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The Financial Statements of Nonprofits

A better way to compare the stability and success of nonprofit organizations.

 

I spent some time last week reviewing Common Size Financial Statements.  Investopedia defines these statements as “A company financial statement that displays all items as percentages of a common base figure. This type of financial statement allows for easy analysis between companies or between time periods of a company”.  Therefore, by using common size financials, one great benefit is that a person can review a company’s financial status in comparison with another company even if those companies are not comparable in other ways.

This is helpful if the companies you are comparing are of different sizes, are at different levels of maturity (in regards to years established) or if you want to look at a particular company’s financials during a time of economic stability vs. say, 2 days after 9/11/2001.  The ability to review companies’ financials and compare them is more easily accessible for publicly traded companies.  There are many online and print options to review such information.  It becomes harder when we are trying to compare privately held companies and nonprofit organizations.  The information is not as easily accessible.

In the nonprofit world, our most accessible and standardized method to review finances is the IRS Form 990.  But not all nonprofits are required to complete it and it is not as thorough as the principal financial statements (Balance Sheet, Income Statement and Cash Flow Statement).  So what do we do if we want to compare the financial stability of different nonprofits?  Or if we want to know the impact of a large homeless shelter that has been in the community for 30 years vs. that of a small organization that provides after-school programs to at-risk kids that is in its 5th year of existence (but seems to have great potential)?

What if we became more detailed and structured about standardizing our ‘bottom lines’?  If we standardize the impact/outcome measures of nonprofits, we could better assess their success and the impact that they are making in the communities that they serve.  For example, what if we could:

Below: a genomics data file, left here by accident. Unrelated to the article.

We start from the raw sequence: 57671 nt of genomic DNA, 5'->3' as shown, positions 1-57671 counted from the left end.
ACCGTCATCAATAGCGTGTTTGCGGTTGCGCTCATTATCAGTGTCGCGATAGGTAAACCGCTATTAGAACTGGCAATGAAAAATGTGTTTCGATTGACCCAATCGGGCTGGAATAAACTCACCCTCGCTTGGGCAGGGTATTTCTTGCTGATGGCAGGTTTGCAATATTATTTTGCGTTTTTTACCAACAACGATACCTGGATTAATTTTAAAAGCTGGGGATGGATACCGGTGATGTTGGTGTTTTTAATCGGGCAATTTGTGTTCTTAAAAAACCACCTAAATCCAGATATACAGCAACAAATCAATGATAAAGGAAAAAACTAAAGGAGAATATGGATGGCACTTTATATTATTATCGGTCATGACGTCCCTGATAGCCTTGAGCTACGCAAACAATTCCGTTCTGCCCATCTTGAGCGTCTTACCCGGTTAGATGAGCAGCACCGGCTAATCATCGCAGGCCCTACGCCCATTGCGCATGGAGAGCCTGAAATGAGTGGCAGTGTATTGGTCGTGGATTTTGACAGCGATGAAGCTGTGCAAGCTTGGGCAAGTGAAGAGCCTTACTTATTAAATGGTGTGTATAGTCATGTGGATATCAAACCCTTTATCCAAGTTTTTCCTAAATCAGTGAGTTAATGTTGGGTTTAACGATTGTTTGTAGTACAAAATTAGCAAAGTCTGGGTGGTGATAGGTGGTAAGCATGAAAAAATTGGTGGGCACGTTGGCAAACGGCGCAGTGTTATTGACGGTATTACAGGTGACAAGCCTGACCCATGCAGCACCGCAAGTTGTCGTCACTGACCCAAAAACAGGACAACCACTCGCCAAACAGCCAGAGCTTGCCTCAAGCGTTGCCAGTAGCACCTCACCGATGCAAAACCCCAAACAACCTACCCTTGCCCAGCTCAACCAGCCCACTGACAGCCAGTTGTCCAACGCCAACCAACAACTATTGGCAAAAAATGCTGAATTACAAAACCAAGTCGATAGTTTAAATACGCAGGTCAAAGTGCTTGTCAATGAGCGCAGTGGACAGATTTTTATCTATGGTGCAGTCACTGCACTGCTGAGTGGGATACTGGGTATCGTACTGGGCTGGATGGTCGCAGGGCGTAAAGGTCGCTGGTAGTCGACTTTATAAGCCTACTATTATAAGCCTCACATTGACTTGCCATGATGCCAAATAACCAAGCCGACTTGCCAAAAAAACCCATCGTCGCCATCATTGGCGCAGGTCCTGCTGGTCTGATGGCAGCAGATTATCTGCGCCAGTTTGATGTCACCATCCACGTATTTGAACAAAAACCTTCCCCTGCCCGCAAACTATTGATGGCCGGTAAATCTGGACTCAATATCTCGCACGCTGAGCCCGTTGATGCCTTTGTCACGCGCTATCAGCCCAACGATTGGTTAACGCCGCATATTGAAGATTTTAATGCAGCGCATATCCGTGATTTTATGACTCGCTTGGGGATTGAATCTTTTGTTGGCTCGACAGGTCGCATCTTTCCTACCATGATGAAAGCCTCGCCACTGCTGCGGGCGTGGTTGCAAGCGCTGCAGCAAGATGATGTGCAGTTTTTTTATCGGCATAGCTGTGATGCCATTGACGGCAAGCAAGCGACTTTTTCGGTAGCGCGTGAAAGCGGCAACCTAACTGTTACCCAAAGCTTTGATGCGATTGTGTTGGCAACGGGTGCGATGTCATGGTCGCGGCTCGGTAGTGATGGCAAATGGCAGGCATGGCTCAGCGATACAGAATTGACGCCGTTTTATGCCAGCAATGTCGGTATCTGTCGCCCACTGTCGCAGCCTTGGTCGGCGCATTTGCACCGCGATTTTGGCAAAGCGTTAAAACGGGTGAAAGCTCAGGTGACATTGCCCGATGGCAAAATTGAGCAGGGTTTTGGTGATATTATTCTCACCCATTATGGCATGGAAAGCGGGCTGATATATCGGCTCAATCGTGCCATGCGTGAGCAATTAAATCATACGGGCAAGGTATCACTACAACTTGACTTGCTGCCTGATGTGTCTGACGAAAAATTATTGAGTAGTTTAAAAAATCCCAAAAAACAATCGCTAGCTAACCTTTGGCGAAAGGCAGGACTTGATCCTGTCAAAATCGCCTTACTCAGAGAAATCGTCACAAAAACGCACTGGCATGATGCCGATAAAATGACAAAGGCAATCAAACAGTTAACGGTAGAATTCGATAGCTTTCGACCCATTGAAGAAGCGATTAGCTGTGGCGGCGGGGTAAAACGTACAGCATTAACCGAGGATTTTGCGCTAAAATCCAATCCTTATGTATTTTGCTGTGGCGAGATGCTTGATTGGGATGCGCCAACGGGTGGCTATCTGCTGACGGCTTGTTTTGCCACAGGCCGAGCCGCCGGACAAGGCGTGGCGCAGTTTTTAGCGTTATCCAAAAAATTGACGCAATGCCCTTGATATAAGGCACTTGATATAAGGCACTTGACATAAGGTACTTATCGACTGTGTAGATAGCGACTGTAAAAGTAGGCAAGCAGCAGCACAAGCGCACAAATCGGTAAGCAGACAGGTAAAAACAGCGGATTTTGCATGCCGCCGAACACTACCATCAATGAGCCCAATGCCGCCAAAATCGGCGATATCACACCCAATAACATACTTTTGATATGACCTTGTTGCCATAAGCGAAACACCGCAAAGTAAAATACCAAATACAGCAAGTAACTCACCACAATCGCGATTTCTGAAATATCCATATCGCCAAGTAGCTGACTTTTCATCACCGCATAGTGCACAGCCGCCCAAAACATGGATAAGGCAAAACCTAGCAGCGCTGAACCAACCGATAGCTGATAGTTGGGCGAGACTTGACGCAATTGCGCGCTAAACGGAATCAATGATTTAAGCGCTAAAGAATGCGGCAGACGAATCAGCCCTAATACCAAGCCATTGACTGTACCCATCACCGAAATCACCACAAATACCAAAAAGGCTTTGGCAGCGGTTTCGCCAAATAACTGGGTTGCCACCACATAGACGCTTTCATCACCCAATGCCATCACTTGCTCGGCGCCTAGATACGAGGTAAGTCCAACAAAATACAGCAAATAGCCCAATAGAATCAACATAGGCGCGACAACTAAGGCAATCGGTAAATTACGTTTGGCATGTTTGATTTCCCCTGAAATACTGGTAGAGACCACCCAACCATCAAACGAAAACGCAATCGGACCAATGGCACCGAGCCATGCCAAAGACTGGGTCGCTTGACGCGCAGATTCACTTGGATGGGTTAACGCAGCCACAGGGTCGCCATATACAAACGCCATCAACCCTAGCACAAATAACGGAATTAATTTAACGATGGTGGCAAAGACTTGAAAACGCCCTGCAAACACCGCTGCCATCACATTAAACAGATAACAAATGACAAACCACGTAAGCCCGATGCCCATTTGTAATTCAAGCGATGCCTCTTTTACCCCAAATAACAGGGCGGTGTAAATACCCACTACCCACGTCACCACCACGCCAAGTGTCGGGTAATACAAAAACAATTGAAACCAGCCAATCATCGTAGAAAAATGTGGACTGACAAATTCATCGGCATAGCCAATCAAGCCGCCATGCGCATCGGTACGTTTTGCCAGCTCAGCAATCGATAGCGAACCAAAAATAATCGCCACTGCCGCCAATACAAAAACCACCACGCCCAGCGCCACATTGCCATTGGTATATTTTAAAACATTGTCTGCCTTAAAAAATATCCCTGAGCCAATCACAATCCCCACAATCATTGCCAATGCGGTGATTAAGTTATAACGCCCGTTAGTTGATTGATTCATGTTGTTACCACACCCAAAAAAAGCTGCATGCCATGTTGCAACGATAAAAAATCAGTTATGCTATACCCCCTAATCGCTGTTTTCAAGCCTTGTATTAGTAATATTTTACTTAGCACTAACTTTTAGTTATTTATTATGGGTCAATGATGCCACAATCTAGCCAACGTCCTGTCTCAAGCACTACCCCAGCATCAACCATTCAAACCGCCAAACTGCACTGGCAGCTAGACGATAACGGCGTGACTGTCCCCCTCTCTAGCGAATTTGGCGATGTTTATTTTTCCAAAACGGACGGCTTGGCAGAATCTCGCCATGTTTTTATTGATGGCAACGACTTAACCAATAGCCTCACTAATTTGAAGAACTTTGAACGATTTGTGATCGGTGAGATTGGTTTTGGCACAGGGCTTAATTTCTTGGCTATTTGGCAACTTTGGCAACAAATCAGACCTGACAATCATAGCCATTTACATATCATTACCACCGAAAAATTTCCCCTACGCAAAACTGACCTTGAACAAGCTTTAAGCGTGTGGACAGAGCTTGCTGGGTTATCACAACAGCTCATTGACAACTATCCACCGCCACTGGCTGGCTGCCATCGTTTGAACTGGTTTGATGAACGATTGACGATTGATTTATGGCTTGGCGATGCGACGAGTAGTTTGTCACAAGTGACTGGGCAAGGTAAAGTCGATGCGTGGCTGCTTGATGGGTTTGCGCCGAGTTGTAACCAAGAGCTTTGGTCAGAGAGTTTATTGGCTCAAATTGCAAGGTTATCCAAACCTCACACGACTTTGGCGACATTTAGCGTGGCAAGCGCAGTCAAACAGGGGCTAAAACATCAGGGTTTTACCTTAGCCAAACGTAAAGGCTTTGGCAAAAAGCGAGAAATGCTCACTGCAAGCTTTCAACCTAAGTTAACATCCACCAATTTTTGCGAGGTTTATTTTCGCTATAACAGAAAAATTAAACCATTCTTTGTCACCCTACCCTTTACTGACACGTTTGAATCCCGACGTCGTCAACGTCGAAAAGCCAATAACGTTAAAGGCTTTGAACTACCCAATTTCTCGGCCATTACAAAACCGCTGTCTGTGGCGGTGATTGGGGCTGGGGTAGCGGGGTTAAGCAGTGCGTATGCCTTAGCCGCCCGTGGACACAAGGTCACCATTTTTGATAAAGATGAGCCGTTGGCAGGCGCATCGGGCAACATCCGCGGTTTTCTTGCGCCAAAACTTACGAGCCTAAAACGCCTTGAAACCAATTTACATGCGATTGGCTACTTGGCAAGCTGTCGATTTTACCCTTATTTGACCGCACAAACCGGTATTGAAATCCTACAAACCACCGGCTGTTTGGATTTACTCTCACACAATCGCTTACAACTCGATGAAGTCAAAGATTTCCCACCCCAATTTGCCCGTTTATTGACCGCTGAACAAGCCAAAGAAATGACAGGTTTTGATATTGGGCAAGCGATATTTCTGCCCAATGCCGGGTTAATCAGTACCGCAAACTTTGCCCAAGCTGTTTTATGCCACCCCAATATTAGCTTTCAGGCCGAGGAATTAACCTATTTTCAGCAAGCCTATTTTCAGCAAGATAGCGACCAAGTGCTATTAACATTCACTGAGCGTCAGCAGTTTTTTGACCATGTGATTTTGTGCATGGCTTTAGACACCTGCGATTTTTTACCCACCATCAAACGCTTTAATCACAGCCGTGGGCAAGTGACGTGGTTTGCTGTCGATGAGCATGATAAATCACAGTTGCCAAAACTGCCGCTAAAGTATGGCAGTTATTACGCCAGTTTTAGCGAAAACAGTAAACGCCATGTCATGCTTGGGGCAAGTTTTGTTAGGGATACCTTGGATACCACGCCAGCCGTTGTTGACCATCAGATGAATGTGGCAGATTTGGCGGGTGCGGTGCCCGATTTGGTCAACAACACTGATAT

1. Monitor the financial viability, organizational efficiency, staff/volunteer/Board satisfaction, client satisfaction as well as donor/funder satisfaction (with measures of each) of all nonprofit organizations?
  2. Create consistent outcome measures for each sector/population of nonprofits so that we are looking at the same categories (based on #1 so that we are measuring the things that have the most impact)?
  3. Base these outcome measures (#2) on evidence based practices as well as research to show how programming affects the populations that are served?

Then, each ‘type’ of nonprofit could have approximately 10 main outcome measures (based on the above) that must be documented and published for funders, donors and the general public.

EXAMPLES:

NPs THAT SERVE THE HOMELESS =

NPs THAT PROVIDE AFTER-SCHOOL PROGRAMS TO AT-RISK CHILDREN=

What if?…

Jeanne Ward is a Consultant and Personal Strategist who brings her knowledge of psychology, strategy and personal fulfillment to her current work. Jeanne started her career by helping mentally ill inmates to ‘get their lives back on track’ as they integrated back into society from jail in NYC. She leveraged this experience with a Social Work degree to manage teams who were supporting people trying to move back into the workforce. She later lived in Atlanta, GA and Frankfurt, Germany where she began consulting with nonprofit organizations to guide them on their strategy, volunteer development, and organizational development as well as to support the development of their leaders and board of directors. After the jolt of a divorce, Jeanne found herself doing a lot of soul-searching. Digging deep, she arrived at a new-found appreciation for herself and the world around her. This journey taught her that when we start with improving ourselves, the benefits multiply. Jeanne realized that her strengths of strategic thinking, relationship building, and implementation planning could be combined into her ongoing passion of personal leadership. Hence, her personal strategy work was born. Jeanne helps men and women between the ages of 35 and 55 who are fed up with their corporate jobs to create fulfilling professional and personal lives through the development of a personal strategic plan. This work ensures that her clients identify their professional and personal goals as well as create a plan to make those goals a reality. Jeanne is also the Executive Director of the Atlanta Road Trotters Kid’s Running Club, a nonprofit organization that provides a platform for children to build a foundation of running health and fitness which leads to a better connection to the organized running community as well as a strong foundation of Discipline, Self-Esteem, Respect and Team Work. She has also co-authored a workbook on networking, founded and organized the National Association of Social Workers-Georgia-sponsored ‘Social Service Career Network’ and organized a summit for the National Alliance for Mentally Ill attended by over 100 organizations from 6 Atlanta counties. Previously, she sat on the board of NASW GA as their Secretary as well as on the board of NAMI GA/DeKalb as their Co-President, was a senior consultant for the Georgia Center for Nonprofits and helped to run a capital campaign for an independent school. Jeanne has an MSW from Hunter School of Social Work (City University of New York), an MA in Forensic Psychology from John Jay College of Criminal Justice (City University of New York) and a BA in Psychology from Emory University. Jeanne lives in Atlanta with her ten-year-old son.

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